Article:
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Rep. Vernon J. Ehlers (R-MI)
By Richard M. Todaro
When the House of Representatives surprised even itself last October and voted down a popular bill to provide money and personnel for elementary and middle school science and math education, it represented a stunning display of the power of the country's largest teachers' unions. The defeat also set the stage for a further escalation in the battle over school vouchers, with the bill's chief architect, Rep. Vernon J. Ehlers (R-MI), vowing to reintroduce the bill in the first session of the new 107th Congress. Ehlers is one of two members of the House who hold PhD's in physics, and is a Fellow of the APS.
Introduced by Ehlers in April 2000, the National Science Education Act (NSEA) had 16 original co-sponsors, a number that grew to include 62 Republicans and 45 Democrats by the time it was brought out of committee and to the full House in September. So confident were its sponsors of overwhelming, bipartisan passage that the bill was fast-tracked under so-called suspension of the rules, meaning the bill had to get a two-thirds majority.
But on October 23rd, just one day before the scheduled vote, the National Education Association (NEA), the American Association of School Administrators, and several other influential teachers' unions discovered a funding provision in the bill that they consider to be unacceptable. This was the so-called "master teacher" provision that directed the National Science Foundation to make federal money available to any schools, public or private, to hire someone to oversee the development of science education classroom curricula.
"We oppose giving federal monies to private schools," said Diane Shust, the manager of federal relations at NEA, who oversees lobbying activity. "It was the provision that provided [private] schools with direct money. That is a voucher."
When the vote came on October 24, the bill got a simple majority but failed to get a two-thirds majority, the final tally being 215 to 156. Voting no were 140 Democrats, including 30 of the 45 Democratic sponsors. Moreover, of the 22 Democrats on the House Science Committee, which had unanimously cleared the bill in late-July, 10 voted no, three voted "present" and one did not vote.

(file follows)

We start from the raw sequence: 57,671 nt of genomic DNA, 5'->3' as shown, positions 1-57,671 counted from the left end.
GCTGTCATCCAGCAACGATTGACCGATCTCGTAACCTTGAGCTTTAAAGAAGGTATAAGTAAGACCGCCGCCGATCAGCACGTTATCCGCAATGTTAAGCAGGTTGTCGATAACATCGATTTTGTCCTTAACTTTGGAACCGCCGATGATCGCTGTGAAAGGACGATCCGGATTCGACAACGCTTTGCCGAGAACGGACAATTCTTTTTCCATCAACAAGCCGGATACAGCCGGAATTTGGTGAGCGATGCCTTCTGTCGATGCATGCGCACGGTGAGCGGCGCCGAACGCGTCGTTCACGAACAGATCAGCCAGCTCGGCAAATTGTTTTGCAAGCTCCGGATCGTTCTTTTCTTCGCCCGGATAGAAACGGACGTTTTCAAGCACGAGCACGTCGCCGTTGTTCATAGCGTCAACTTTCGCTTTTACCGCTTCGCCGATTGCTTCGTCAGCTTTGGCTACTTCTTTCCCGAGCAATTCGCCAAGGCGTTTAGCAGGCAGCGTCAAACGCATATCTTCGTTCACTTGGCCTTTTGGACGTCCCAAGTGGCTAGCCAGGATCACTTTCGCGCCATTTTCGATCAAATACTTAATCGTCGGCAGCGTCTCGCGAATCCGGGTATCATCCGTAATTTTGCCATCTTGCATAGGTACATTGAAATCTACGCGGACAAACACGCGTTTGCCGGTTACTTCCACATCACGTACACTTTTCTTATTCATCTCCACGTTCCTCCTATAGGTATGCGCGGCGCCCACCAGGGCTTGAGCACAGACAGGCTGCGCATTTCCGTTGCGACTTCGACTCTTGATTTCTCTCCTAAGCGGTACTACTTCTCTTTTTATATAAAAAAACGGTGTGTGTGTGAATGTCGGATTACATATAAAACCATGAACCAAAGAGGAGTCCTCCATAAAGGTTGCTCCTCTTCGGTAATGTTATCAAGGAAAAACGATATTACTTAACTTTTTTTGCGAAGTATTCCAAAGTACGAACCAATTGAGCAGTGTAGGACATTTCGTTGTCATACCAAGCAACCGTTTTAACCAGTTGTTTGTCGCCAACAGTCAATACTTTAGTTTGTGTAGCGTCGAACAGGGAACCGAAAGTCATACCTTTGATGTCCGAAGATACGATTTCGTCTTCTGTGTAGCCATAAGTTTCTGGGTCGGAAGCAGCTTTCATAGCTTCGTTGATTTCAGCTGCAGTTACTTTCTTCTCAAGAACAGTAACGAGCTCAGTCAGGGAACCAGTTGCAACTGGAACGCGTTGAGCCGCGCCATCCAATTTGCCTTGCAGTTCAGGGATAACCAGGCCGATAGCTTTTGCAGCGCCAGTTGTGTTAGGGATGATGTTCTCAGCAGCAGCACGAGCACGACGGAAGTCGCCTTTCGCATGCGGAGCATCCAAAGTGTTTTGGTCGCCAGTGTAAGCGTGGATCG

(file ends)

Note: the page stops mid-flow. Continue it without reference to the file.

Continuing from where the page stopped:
Ehlers introduced NSEA as H.R. 4271 last April, along with two other bills designed to improve science and math education. These were H.R. 4272, the National Science Education Enhancement Act, and H.R. 4273, the National Science Education Incentive Act.
The first two acts deal with science, math, engineering, and technology (SMET) education. The third would amend the tax code to provide tax incentives for private companies and individuals participating in SMET educational activities.
The NSEA would amend the 1950 law that established the National Science Foundation (NSF) to include new grant programs related to improving SMET education. Chief among these is the Master Teacher Grant Program, which provides federal money directly to public and private schools in order to hire a "master teacher." The master teacher would provide support to up to 10 classroom teachers, and be "responsible for in-classroom assistance and oversight of hands-on inquiry materials, equipment, and supplies, including supplying and repairing such materials," according to the text of the bill. The bill provides $50 million a year to fund various grants, including the Master Teacher Grant Program.